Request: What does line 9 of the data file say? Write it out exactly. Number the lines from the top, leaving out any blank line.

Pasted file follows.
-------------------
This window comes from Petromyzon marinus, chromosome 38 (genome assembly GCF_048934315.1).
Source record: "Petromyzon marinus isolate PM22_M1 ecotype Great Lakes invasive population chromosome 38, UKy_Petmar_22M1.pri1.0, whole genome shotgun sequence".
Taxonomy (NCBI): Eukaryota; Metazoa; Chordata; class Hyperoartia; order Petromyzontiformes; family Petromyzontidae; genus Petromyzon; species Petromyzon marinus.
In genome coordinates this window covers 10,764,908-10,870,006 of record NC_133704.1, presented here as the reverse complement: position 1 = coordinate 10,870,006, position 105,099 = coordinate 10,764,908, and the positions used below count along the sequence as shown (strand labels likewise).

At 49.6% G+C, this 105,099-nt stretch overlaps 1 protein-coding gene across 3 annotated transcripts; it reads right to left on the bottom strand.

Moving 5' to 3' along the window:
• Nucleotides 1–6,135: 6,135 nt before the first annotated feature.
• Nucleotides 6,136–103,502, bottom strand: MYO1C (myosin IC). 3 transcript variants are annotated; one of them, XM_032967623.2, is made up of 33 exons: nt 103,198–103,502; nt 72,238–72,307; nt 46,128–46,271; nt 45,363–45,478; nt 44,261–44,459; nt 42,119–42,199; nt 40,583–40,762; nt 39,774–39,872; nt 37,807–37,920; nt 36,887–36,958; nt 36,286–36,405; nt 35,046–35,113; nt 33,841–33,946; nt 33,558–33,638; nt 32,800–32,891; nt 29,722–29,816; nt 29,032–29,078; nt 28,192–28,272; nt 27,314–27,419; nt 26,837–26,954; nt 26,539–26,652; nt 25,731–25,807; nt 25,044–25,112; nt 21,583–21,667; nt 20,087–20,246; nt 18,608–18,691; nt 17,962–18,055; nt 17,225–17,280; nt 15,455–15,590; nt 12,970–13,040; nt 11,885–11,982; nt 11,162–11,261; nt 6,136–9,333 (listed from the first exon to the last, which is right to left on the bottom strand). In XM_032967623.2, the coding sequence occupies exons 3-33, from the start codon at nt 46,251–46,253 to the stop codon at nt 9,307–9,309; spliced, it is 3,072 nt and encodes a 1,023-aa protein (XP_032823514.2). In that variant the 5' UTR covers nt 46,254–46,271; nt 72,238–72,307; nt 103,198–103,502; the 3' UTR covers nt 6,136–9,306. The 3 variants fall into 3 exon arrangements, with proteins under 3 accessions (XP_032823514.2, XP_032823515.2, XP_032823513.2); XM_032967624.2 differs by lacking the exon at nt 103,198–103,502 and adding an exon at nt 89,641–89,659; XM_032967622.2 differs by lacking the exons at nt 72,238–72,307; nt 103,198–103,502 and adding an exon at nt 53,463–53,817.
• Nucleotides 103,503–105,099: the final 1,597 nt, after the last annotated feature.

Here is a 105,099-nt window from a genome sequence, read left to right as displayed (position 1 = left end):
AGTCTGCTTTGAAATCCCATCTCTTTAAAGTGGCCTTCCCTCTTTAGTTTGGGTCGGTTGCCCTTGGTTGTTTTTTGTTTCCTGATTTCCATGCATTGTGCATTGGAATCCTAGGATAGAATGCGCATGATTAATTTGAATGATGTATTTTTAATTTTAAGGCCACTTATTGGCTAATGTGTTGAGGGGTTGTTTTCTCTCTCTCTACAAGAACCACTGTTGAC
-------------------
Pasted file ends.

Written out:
• Nucleotides 103,503–105,099: the final 1,597 nt, after the last annotated feature.